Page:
The medieval Plague seems irrelevant in today’s conversations around COVID-19. Our medicine is more advanced, our hygiene much improved. Even so, we find ourselves in a similar position as our ancestors, fighting an infectious disease, watching the world drastically alter as a result, and suddenly, the Middle Ages don’t seem so archaic.

The question is: what can we learn from them?

The Plague created a tabula rasa for the Western world. As it decimated up to 60% of Europe’s population, old systems broke down, and in the wake of that devastation, 14th century Italian philosophers looked to the ancient Greeks and Romans for inspiration. They created new systems.

They created a Renaissance.

And it changed the world.   

The Renaissance thinkers embraced holistic thinking—the merging of scientific and artistic principles—and through such collaborations, recreated Florence. Wealthy patrons supported artists, giving them free reign to create and wonder. They rediscovered the classics’ appreciation of human’s achievements, and out of this, humanism was born. After the oppression of the Middle Ages, people were finally encouraged to question previously held beliefs. Societal focus began to shift from the afterlife to life on earth, leading to a revolution in scientists attempting to explore the physical world.   

In a ripple effect, the Italian Renaissance ultimately led to the invention of the printing press, providing publications in mass to people for the first time in history. Imagine a world without wide access to the written word. Think about us not having cell phones or the Internet in this crisis. Both seem inconceivable to those living in either the 15th or 21st centuries. 

If the lack of mass-produced writing and connectivity seems inconceivable to us, what, then, will future generations have access to? What will seem inconceivable to them? These are the questions we must ask ourselves now and the innovations we must envision at this time of stagnation and breakage; while arguably not as dire as the Plague, COVID-19 has placed us in a similar position of uncertainty, and what we do now can change the world for generations to come. 

The Coronavirus has already altered society. Its mark will last forever. As with any global, shared experience, there can be no unseeing what we’ve witnessed, no un-experiencing months of confinement, no unrealizing how vulnerable we are to another pandemic. So, we have a choice: we can either retrench into what was, realigning with old systems that have already revealed their cracks, or take the brave step the Renaissance Men and Women took to envision a new future—and then create that.

How? The Renaissance’s unique approach merging diverse thought such as scientific and artistic principles offers a model we can emulate. By bringing together people who wouldn’t ordinarily have the opportunity to convene—for example, historians, anthropologists, cellular biologists, novelists, screenplay writers, and epidemiologists—and giving them free reign to imagine solutions, we can create a blueprint for reinventing the future.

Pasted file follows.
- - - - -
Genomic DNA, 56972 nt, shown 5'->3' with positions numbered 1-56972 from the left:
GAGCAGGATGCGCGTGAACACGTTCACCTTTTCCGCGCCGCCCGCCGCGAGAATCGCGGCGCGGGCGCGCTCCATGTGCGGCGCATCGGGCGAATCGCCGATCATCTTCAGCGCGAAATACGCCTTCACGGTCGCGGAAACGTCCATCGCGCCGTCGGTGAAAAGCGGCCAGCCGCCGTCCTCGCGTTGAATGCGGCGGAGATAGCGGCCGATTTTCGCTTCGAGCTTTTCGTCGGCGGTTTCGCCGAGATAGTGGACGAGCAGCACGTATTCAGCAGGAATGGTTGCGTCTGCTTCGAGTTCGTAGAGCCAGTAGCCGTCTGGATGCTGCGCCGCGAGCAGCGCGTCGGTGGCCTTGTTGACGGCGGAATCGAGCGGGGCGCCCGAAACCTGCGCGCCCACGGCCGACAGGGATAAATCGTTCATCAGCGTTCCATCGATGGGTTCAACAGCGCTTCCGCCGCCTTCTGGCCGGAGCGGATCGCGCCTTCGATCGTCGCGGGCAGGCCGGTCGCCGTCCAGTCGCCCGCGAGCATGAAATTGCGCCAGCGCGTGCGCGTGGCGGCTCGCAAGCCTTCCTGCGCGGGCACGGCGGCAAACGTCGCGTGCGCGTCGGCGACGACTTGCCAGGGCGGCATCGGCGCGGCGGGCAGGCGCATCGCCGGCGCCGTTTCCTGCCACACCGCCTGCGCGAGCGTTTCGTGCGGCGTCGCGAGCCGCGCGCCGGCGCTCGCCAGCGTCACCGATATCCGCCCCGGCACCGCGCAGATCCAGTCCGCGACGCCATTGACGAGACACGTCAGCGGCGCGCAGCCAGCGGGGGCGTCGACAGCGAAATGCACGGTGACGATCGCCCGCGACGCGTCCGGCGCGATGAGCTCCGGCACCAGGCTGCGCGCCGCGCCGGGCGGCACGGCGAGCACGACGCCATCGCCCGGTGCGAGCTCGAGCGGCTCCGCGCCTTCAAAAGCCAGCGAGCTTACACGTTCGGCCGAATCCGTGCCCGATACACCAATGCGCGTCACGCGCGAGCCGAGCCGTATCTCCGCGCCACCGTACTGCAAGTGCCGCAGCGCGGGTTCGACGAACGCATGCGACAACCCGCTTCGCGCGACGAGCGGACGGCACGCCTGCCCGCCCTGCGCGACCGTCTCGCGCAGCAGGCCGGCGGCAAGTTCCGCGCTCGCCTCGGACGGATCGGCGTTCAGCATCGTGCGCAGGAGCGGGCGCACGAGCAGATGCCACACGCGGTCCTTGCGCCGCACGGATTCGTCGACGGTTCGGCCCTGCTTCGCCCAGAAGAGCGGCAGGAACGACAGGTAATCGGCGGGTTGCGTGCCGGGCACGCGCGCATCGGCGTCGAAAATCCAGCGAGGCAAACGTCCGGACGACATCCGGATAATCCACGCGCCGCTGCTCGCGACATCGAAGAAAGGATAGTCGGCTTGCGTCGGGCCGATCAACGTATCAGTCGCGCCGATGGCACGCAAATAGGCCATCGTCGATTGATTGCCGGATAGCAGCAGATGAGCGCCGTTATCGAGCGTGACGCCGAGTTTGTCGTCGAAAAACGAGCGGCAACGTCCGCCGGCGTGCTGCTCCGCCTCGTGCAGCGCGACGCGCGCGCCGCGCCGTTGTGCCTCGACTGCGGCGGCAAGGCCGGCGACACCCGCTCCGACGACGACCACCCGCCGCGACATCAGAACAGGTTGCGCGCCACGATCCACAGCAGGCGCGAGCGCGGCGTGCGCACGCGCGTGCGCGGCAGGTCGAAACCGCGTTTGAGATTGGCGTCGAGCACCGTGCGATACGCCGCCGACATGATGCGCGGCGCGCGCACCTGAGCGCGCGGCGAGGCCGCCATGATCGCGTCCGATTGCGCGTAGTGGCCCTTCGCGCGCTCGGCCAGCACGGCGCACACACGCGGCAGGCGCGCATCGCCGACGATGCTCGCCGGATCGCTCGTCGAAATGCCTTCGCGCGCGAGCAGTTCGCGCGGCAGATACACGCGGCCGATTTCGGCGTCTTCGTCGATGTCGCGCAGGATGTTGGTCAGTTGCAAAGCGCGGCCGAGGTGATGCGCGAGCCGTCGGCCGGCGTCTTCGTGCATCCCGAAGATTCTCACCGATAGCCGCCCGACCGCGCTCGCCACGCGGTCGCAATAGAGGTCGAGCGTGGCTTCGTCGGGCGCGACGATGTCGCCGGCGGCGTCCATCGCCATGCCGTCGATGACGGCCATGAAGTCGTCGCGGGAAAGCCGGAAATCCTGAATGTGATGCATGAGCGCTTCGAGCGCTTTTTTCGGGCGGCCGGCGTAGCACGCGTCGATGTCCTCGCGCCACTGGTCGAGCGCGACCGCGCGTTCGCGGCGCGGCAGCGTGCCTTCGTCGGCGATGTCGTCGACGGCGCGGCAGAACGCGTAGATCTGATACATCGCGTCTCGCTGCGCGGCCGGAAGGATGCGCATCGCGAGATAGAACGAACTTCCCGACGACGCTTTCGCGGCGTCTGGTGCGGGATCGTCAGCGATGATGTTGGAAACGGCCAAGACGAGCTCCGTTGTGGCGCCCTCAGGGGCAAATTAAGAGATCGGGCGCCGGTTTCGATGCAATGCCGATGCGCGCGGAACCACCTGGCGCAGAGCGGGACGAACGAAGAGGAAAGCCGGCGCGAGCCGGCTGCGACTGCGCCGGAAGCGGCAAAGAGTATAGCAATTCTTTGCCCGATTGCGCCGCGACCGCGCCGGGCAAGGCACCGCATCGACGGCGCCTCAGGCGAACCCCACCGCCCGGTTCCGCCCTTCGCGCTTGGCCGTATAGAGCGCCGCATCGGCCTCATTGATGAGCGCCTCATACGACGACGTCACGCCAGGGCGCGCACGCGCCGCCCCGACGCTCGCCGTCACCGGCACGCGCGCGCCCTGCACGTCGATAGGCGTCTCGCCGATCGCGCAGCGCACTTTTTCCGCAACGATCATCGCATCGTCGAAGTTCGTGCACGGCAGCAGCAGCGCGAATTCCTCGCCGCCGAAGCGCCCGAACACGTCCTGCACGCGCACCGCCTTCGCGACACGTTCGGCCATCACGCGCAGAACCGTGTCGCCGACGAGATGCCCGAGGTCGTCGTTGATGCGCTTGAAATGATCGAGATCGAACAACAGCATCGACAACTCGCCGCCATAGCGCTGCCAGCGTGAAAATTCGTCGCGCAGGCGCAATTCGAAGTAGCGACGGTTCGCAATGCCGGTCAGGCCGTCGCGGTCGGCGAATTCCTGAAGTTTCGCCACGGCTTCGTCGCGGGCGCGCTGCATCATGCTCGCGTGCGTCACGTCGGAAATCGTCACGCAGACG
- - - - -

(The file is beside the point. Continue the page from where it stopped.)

There’s a tactic I have used called mixed tables to address vast, complex problems such as how to restore our nation’s respect for veterans after the Vietnam War and help US troops overseas detect roadside bombs. A similar approach led to the government’s counter terrorism approach post 9/11. We can use this same approach today, bringing together groups of subject matter experts, thought leaders, and a couple of professional creatives who work on difficult challenges together in a structured environment. The primary goal is to assemble experts who wouldn’t otherwise collaborate, as creative solutions often exist in unexpected places.

Fortunately, a select few in our society are already doing just that. On Sunday, April 26, 60 Minutes described BlueDot, a Canadian company that scans the world for infectious diseases using a unique algorithm. To build their algorithm, founder and CEO Dr. Kamran Khan intentionally hired a variety of specialists, including engineers, ecologists, geographers, and veterinarians. After a year of teaching the computer to detect 150 pathogens, it proved to be a highly successful model, as it was one of the earliest alarm bells for COVID-19

Further afield, a variety of different scientists and billionaires are collaborating on a “Manhattan Project for COVID-19,” with plans to deliver their discoveries to the White House.

These unlikely partnerships are exactly what we need today to ignite innovative thinking that can spark a 21st Century Renaissance.

This is not to say what we’re experiencing is in any way for the better, as millions are suffering around the globe. But it is to say that we are not alone in history. Others have survived these invisible wars and emerged with a newfound approach to creating a better world. The Renaissance partially succeeded due to its equal embrace of the sciences and arts, so in these equally unprecedented times, you might find the insights you’re seeking from unexpected sources.  

Renaissance means “rebirth” for a reason, and in that rebirth, there is hope, there is opportunity, and if we can take the time quarantine grants us to stop and think and plan, we can create a 21st century Renaissance that will positively alter society for generations to come.